“These same public broadcasters who are paid by taxpayers’ money, they criticise FIFA for not guaranteeing equal pay to men and women. You pay us 100 times less, [but] your viewing figures are similar.”
As an aside: The irony is that FIFA itself cheapened the value of the Women’s World Cup for years by offering it as a free add-on for broadcasters bidding for the rights to the men’s tournament. The 2023 is the first time the Women’s World Cup was sold separately to broadcasters as a standalone tournament.
So why were the USWNT fighting with U.S. Soccer over equal pay?
The USWNT sought the same compensation that the U.S. men’s team earned and, after much fighting and back-and-forth, U.S. Soccer was generally willing to equalize bonus payments — except for when it came to the World Cup. Citing the drastic differences FIFA paid out for the men’s and women’s tournament, U.S. Soccer said it couldn’t make up that shortfall on its own.
In the previous cycle, per their contract with U.S. Soccer, the U.S. men could earn up to around $30 million as a team depending on how they performed at the World Cup. The women, on the other hand, could earn a maximum of $6 million for their World Cup performance. Although these were bonuses paid out by U.S. Soccer, the federation said they were based on how much prize money FIFA would award for the two tournaments.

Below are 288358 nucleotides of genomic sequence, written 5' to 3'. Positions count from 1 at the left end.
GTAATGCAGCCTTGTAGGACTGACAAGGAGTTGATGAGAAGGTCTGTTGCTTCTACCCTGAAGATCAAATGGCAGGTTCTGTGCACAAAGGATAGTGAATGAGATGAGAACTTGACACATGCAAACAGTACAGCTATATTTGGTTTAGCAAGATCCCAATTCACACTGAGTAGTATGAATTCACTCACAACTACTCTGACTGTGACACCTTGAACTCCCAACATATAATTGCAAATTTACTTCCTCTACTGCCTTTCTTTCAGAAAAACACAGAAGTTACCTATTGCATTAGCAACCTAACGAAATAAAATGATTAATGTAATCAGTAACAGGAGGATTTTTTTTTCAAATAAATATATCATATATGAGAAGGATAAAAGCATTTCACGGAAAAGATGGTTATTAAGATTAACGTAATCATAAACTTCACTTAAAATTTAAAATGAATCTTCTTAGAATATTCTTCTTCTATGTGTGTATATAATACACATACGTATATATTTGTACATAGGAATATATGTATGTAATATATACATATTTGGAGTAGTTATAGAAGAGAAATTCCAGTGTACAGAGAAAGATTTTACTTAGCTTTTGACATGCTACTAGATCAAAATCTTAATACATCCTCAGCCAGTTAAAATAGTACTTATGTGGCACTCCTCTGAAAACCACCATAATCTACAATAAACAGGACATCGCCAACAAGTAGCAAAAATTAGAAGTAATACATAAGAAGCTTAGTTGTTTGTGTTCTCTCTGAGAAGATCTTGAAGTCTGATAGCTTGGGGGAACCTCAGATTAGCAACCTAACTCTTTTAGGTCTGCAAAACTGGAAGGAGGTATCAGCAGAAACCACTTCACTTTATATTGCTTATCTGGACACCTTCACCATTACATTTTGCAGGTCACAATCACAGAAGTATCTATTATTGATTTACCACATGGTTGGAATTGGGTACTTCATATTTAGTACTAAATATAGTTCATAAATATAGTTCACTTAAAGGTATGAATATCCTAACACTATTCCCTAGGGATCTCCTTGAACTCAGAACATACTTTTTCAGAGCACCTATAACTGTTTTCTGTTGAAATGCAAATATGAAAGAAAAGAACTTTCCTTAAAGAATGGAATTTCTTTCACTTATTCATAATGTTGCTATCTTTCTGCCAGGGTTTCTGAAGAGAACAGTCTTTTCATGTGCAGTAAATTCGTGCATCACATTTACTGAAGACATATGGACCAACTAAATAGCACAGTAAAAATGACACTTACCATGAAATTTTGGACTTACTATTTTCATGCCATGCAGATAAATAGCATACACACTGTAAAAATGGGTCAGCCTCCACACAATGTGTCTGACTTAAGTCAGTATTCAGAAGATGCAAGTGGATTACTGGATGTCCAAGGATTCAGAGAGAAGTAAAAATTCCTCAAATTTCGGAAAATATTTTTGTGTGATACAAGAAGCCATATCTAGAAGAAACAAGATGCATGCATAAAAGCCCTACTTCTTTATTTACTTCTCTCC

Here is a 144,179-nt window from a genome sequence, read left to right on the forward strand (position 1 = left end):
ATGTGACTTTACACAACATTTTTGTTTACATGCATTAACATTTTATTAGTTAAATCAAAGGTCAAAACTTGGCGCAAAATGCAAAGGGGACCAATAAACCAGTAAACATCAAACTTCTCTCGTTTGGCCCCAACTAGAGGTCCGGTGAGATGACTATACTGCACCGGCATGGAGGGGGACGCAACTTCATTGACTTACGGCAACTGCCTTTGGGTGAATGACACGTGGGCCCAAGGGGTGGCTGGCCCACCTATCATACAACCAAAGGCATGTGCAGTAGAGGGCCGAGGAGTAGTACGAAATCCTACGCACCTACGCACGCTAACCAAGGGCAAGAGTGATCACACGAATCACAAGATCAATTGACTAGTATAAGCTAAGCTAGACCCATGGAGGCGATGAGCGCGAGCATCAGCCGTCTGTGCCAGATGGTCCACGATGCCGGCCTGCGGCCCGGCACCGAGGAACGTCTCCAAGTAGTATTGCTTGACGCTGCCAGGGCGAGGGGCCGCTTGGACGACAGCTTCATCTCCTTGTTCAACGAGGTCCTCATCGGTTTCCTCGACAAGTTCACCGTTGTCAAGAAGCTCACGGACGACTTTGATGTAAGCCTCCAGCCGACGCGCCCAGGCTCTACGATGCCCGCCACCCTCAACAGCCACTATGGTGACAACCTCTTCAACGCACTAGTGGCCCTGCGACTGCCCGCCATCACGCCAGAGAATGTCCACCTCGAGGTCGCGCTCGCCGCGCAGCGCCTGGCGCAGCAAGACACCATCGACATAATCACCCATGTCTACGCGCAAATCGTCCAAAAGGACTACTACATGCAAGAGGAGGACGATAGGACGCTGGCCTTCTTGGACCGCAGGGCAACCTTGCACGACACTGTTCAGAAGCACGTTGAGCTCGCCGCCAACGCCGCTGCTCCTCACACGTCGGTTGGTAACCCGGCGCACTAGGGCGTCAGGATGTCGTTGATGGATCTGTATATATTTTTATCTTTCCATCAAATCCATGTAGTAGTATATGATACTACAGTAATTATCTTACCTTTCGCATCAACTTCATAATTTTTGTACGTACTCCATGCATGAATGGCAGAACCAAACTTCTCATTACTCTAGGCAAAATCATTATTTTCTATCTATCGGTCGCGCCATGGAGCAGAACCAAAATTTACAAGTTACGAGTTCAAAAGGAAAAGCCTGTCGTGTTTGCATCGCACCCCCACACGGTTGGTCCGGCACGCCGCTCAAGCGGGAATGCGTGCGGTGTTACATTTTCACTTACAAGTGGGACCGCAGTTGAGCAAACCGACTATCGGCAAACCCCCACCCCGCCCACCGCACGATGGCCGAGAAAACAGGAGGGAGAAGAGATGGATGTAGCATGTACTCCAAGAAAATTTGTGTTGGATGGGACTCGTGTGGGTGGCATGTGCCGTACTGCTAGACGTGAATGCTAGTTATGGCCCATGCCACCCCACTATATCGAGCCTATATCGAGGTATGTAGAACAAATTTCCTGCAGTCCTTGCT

The USWNT sued in 2019, seeking $67 million in back pay — largely the amount the players would’ve gotten for winning two World Cups under the men’s contract.
The federation fought it both on a legal front and a public relations front. U.S. Soccer president Cindy Parlow Cone said that offering the same World Cup bonuses to the women “would likely bankrupt the Federation.”
How did the USWNT get equal pay with U.S. Soccer if FIFA money is still unequal?
Last year, U.S. Soccer, the women’s national team and the men’s national team came together for a historic and first-of-its-kind deal: The two teams would pool their FIFA prize money together and then split it equally among both teams. Although FIFA prize money is still unequal, the teams have chosen to split it equally.
For instance, the U.S. men won around $13 million from FIFA for reaching the round of 16 at the World Cup in Qatar last year. If the women suffer a historic early exit and get knocked out in the round of 16 of this ongoing Women’s World Cup, they would win around $1.9 million. But after pooling that money together with the men’s money, and after giving 10% to U.S. Soccer to support youth programs, the USWNT would actually receive around $6.7 million, which will be more money than FIFA will award the champion of this tournament ($4.3 million).
No other federation splits money in this way. The Australian national teams, for instance, have proclaimed that they have equal pay down to the cent, but the caveat is that the agreement doesn’t include FIFA prize money. That’s the case with every equal pay deal around the world, except in the United States.
So, no matter where the USWNT finishes in this Women’s World Cup, they will take home more in prize money than any other team. Even if the USWNT got knocked out in the group stage, they’ll earn over $6 million as a team, while the champion can only win $4.3 million.
Thus, there’s no reason for the USWNT to fight with U.S. Soccer about money anymore.